Frederick Ferris Thompson

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Frederick Ferris Thompson (1836–1899) was a prominent American banker.[1]

Biography[edit]

Born in New York City on June 14, 1836 to John and Electa Thompson, Frederick grew up in a life of luxury. He attended Williams College from 1852 to 1854, and was a member of St. Anthony Hall, but left to go abroad at his father's request. In 1857, he married Mary Lee Clark, daughter of then governor of New York Myron Holley Clark.

That same year, Frederick, his father and his brother Samuel founded their first bank. In 1863, the trio opened their third bank, called the "1st National Bank of the City of New York". The bank survives as part of Citibank.

In 1873 John and Samuel Thompson left the 1st National Bank to form the Chase National Bank, named after their friend and U.S. Secretary of the Treasury Salmon P. Chase. The bank survives as part of JP Morgan Chase.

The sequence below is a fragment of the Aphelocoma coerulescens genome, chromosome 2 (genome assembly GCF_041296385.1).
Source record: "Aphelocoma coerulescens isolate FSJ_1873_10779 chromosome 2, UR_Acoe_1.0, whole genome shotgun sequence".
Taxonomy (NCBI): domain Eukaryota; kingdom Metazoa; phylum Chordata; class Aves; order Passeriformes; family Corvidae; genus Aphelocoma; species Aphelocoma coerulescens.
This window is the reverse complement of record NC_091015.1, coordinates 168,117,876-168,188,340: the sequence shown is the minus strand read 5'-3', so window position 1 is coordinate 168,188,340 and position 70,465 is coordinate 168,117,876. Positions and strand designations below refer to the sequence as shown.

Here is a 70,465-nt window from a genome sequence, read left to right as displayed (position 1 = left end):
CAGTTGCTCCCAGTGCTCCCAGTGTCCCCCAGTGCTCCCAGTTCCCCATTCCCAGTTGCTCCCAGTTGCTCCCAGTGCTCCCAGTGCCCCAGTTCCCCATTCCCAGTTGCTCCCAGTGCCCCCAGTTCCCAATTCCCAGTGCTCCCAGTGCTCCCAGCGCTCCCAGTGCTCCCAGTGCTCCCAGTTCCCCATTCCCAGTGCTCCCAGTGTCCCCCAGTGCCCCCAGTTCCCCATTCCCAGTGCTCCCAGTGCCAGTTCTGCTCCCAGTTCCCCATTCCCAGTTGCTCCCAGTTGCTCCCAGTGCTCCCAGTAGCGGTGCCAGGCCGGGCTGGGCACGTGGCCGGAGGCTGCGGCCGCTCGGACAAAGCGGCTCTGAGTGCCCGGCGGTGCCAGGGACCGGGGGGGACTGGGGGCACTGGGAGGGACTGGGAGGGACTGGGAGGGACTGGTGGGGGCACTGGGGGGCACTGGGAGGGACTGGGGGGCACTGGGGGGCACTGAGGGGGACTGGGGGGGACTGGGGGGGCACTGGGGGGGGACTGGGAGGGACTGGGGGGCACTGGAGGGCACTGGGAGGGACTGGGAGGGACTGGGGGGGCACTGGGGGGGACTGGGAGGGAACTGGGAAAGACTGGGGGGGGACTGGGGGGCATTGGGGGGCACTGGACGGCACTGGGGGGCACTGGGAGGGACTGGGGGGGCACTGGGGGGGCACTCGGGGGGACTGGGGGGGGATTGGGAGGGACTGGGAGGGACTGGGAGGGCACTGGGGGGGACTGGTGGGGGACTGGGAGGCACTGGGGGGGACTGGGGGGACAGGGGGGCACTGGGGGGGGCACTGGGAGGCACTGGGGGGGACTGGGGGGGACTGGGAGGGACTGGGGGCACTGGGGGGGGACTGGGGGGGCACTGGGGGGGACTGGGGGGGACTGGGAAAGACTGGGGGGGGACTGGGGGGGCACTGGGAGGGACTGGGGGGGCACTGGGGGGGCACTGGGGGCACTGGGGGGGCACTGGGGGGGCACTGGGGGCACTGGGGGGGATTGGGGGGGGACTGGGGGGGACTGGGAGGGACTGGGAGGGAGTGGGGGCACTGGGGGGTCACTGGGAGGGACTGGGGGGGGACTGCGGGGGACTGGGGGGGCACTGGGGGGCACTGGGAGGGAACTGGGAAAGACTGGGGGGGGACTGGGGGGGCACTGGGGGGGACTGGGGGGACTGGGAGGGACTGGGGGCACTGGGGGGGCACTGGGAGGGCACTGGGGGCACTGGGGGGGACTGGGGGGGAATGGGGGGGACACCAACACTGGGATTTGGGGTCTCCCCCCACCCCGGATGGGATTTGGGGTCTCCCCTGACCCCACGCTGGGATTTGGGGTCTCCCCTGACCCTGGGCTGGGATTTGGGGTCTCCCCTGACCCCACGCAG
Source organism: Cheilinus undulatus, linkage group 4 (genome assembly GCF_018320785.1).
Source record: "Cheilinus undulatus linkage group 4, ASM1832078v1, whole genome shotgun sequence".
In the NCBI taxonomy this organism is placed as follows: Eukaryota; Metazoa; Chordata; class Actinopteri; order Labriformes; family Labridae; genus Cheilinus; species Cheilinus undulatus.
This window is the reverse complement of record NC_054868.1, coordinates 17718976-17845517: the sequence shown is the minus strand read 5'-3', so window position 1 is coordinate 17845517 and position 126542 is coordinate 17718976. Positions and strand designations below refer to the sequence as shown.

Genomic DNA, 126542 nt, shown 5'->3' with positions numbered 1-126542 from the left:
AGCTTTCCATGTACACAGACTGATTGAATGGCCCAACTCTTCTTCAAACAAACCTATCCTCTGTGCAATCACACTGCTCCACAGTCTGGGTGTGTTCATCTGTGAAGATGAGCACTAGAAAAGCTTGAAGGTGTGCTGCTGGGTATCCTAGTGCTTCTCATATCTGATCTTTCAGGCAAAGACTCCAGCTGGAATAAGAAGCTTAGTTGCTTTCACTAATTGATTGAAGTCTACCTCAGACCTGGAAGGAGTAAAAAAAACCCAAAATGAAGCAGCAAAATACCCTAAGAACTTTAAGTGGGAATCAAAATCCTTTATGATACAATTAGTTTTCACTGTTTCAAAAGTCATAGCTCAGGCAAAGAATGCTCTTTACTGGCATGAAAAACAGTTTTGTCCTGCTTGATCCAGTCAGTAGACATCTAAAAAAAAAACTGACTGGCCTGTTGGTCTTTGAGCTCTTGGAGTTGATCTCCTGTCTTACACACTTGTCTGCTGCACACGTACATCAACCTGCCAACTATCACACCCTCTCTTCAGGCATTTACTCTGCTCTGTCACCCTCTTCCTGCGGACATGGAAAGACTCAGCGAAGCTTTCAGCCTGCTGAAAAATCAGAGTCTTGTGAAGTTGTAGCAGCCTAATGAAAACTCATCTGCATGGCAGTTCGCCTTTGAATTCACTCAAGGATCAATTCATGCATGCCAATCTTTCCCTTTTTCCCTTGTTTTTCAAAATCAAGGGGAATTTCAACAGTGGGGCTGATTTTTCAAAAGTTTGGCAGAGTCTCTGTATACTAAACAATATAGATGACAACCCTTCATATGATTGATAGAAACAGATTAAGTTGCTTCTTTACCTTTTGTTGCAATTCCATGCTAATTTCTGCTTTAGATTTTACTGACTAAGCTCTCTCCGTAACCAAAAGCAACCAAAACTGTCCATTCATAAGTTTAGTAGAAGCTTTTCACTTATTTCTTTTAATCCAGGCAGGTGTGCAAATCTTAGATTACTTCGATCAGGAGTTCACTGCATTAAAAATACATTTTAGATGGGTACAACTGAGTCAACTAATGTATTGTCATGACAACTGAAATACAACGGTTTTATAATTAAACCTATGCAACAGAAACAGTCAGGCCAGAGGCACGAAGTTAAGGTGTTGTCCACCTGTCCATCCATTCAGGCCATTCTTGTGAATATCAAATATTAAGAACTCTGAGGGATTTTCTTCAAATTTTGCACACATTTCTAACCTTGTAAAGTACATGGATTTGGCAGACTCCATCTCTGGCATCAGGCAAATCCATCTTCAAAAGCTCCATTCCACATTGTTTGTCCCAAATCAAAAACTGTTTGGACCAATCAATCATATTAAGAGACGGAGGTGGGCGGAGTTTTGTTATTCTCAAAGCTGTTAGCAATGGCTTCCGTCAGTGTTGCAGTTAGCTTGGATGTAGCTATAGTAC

An amateur photographer, strong supporter of education, and noted philanthropist, Thompson and his wife donated large sums of money to numerous organizations, including Williams Alumni Association, the Metropolitan Museum of Art, the American Geographical Society, and the Union League. Thompson also served on the board of trustees of Williams College, Vassar College, and Teachers College (now Columbia University).

Thompson died on April 10, 1899 in New York City. He is buried at Woodlawn Cemetery in Canandaigua, New York.

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